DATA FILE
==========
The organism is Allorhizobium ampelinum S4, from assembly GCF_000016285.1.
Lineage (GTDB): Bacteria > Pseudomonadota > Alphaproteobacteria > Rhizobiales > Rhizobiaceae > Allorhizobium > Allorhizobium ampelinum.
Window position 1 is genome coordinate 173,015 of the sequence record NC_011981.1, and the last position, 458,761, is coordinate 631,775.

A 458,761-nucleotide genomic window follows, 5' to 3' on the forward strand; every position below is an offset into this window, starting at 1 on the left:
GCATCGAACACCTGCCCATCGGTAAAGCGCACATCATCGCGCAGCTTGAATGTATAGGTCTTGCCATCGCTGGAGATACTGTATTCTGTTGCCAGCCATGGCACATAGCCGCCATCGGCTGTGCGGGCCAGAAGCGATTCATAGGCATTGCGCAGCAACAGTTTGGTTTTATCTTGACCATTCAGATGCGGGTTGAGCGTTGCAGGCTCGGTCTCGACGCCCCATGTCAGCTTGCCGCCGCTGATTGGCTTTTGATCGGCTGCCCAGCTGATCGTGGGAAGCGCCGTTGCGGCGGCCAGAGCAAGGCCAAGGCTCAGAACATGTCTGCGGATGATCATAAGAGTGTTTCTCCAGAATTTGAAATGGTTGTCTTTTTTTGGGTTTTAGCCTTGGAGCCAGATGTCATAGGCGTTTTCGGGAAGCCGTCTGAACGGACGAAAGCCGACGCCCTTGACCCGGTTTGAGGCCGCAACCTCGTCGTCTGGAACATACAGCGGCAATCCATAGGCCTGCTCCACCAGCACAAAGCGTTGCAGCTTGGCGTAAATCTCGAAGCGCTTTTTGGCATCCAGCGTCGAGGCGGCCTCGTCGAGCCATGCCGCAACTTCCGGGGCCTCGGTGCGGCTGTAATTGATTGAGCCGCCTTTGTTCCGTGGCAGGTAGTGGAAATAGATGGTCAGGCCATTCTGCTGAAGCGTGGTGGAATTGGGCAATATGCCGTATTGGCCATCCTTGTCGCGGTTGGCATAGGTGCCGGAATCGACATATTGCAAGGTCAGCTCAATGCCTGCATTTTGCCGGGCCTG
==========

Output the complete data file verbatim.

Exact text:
The organism is Allorhizobium ampelinum S4, from assembly GCF_000016285.1.
Lineage (GTDB): Bacteria > Pseudomonadota > Alphaproteobacteria > Rhizobiales > Rhizobiaceae > Allorhizobium > Allorhizobium ampelinum.
Window position 1 is genome coordinate 173,015 of the sequence record NC_011981.1, and the last position, 458,761, is coordinate 631,775.

A 458,761-nucleotide genomic window follows, 5' to 3' on the forward strand; every position below is an offset into this window, starting at 1 on the left:
GCATCGAACACCTGCCCATCGGTAAAGCGCACATCATCGCGCAGCTTGAATGTATAGGTCTTGCCATCGCTGGAGATACTGTATTCTGTTGCCAGCCATGGCACATAGCCGCCATCGGCTGTGCGGGCCAGAAGCGATTCATAGGCATTGCGCAGCAACAGTTTGGTTTTATCTTGACCATTCAGATGCGGGTTGAGCGTTGCAGGCTCGGTCTCGACGCCCCATGTCAGCTTGCCGCCGCTGATTGGCTTTTGATCGGCTGCCCAGCTGATCGTGGGAAGCGCCGTTGCGGCGGCCAGAGCAAGGCCAAGGCTCAGAACATGTCTGCGGATGATCATAAGAGTGTTTCTCCAGAATTTGAAATGGTTGTCTTTTTTTGGGTTTTAGCCTTGGAGCCAGATGTCATAGGCGTTTTCGGGAAGCCGTCTGAACGGACGAAAGCCGACGCCCTTGACCCGGTTTGAGGCCGCAACCTCGTCGTCTGGAACATACAGCGGCAATCCATAGGCCTGCTCCACCAGCACAAAGCGTTGCAGCTTGGCGTAAATCTCGAAGCGCTTTTTGGCATCCAGCGTCGAGGCGGCCTCGTCGAGCCATGCCGCAACTTCCGGGGCCTCGGTGCGGCTGTAATTGATTGAGCCGCCTTTGTTCCGTGGCAGGTAGTGGAAATAGATGGTCAGGCCATTCTGCTGAAGCGTGGTGGAATTGGGCAATATGCCGTATTGGCCATCCTTGTCGCGGTTGGCATAGGTGCCGGAATCGACATATTGCAAGGTCAGCTCAATGCCTGCATTTTGCCGGGCCTG